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The Charioteer Mosaic was found in 1971 at a Romano-British villa at Rudston, East Yorkshire.It dates to the 4th century AD and would have graced a dining room in the house of a wealthy family.Its unique collection of exhibits allow visitors to look on majestic mammoths, meet Saxon invaders, walk through an Iron Age village and enter a Roman bath house.Here are 10 of our favourite archaeological gems at the museum. A full-sized woolly mammoth Not the animal itself, of course, but this scale model of the huge, hairy trunked mammal is unsurprisingly a favourite with many Hull and East Riding Museum visitors. Mortimer The pioneering early archaeologist and corn merchant from Driffield spent a lifetime excavating the burial mounds and cemeteries of the Yorkshire Wolds.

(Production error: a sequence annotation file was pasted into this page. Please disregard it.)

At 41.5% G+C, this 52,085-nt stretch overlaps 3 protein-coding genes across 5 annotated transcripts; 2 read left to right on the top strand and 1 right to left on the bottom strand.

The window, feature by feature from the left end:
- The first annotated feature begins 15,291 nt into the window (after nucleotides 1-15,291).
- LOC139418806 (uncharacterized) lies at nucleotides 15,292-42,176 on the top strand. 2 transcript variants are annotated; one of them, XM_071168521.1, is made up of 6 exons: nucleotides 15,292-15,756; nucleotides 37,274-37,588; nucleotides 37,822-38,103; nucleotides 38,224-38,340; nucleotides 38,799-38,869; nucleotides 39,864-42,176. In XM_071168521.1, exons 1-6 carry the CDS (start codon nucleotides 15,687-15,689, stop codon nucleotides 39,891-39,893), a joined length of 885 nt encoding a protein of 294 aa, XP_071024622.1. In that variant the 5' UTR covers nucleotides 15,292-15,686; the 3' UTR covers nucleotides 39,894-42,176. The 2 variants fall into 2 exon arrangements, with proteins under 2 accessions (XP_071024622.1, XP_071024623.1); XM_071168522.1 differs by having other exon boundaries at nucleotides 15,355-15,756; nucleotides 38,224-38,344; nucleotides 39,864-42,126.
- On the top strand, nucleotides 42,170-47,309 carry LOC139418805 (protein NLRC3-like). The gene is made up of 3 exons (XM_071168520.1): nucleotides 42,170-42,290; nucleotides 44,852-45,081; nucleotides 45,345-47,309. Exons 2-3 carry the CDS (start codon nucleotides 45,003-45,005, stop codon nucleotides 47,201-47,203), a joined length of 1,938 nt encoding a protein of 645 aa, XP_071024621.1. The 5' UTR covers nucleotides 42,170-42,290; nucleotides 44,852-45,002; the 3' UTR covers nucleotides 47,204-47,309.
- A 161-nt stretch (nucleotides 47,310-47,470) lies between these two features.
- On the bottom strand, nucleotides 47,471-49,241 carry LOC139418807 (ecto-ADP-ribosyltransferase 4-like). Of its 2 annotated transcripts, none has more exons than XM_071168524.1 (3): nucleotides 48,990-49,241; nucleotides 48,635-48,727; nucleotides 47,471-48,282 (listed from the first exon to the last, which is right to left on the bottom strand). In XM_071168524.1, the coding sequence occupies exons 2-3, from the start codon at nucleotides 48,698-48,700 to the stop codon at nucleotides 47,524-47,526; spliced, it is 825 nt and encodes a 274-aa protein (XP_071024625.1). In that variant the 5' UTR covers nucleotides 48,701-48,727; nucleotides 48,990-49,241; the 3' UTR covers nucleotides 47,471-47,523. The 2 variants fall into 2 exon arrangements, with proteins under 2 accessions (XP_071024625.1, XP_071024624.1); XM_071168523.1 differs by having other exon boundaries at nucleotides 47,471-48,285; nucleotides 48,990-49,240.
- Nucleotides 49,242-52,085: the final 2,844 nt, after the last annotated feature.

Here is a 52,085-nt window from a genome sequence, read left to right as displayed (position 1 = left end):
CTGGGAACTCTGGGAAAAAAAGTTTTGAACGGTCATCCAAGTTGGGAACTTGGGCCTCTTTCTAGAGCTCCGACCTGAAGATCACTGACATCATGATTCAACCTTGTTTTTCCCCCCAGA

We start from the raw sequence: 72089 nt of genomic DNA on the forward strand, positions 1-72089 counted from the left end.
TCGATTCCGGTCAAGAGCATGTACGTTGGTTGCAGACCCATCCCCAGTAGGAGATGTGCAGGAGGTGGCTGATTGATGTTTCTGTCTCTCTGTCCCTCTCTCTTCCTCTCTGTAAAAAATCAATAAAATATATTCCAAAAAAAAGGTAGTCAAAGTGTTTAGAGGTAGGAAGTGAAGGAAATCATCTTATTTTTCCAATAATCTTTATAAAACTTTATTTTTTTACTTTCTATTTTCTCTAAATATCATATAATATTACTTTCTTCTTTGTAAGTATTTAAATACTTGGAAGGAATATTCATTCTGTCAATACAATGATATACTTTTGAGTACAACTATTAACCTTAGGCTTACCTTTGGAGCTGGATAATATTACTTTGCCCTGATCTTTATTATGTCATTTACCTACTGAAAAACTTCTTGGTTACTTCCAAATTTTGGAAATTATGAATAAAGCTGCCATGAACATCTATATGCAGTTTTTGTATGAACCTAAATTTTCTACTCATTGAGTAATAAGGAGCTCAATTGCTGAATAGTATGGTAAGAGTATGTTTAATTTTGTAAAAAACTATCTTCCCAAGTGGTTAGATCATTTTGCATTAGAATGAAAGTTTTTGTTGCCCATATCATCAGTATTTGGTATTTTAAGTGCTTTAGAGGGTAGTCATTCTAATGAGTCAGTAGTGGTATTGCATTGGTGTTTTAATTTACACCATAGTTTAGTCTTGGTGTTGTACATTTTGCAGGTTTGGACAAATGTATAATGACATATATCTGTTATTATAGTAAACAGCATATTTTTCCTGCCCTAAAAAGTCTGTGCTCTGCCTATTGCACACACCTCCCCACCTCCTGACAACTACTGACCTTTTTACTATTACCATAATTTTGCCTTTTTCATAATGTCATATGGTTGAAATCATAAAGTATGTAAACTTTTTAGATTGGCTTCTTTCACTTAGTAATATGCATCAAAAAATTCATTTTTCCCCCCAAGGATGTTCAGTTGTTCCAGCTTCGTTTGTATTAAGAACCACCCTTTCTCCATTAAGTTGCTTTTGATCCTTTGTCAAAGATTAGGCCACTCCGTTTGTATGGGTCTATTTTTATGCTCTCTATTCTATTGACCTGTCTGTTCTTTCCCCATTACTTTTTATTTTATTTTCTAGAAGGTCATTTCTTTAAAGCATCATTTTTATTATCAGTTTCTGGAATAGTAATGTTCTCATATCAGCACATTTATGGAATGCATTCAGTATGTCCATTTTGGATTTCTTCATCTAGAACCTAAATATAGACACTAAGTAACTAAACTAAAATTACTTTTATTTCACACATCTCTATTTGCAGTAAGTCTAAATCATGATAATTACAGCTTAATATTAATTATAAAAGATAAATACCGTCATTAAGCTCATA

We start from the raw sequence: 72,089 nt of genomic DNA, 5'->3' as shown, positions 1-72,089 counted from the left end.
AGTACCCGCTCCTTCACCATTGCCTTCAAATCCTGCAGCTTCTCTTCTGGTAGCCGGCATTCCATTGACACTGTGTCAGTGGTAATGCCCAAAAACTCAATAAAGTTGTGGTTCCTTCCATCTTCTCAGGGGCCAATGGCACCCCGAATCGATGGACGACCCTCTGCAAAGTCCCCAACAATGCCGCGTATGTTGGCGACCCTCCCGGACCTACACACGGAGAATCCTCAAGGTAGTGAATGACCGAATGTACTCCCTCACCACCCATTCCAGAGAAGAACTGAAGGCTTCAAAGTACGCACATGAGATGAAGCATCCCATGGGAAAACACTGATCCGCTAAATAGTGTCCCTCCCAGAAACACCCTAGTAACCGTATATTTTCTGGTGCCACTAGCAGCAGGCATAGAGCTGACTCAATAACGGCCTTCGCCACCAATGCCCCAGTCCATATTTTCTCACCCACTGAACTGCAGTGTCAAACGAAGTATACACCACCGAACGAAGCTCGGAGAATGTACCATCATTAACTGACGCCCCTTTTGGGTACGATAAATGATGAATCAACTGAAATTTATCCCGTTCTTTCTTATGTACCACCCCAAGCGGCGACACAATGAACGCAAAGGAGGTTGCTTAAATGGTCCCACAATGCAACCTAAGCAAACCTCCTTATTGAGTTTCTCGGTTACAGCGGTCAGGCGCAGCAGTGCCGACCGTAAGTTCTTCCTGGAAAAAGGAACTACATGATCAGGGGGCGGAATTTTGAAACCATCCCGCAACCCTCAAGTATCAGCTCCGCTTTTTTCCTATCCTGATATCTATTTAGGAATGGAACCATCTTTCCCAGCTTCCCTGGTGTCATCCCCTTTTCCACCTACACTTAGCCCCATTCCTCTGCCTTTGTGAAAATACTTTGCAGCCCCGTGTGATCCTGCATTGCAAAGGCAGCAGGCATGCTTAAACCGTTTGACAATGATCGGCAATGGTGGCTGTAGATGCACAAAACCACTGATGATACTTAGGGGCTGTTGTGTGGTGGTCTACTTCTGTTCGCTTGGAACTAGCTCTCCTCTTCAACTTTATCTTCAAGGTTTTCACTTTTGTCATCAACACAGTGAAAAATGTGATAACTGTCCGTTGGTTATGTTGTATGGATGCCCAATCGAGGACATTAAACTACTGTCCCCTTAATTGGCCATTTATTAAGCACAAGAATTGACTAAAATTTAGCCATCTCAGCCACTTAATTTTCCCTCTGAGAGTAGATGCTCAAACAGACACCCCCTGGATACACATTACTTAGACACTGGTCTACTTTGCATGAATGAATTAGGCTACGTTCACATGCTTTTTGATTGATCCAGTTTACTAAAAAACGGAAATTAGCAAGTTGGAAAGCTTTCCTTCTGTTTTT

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Chariots also appear on a mosaic from another Roman villa found at Horkstow in North Lincolnshire.

The central panel depicts a victorious charioteer standing in his 'quadriga' or four-horse chariot.

He is holding his symbols of victory - a palm frond and a wreath, the winner's crown.

The earliest are the incredible Bronze Age examples from Ferriby excavated and researched over a lifetime by Edward Wright.

One of the boats, called Ferriby 3 and dated to 1900BC, is the oldest sewn plank boat in Europe.

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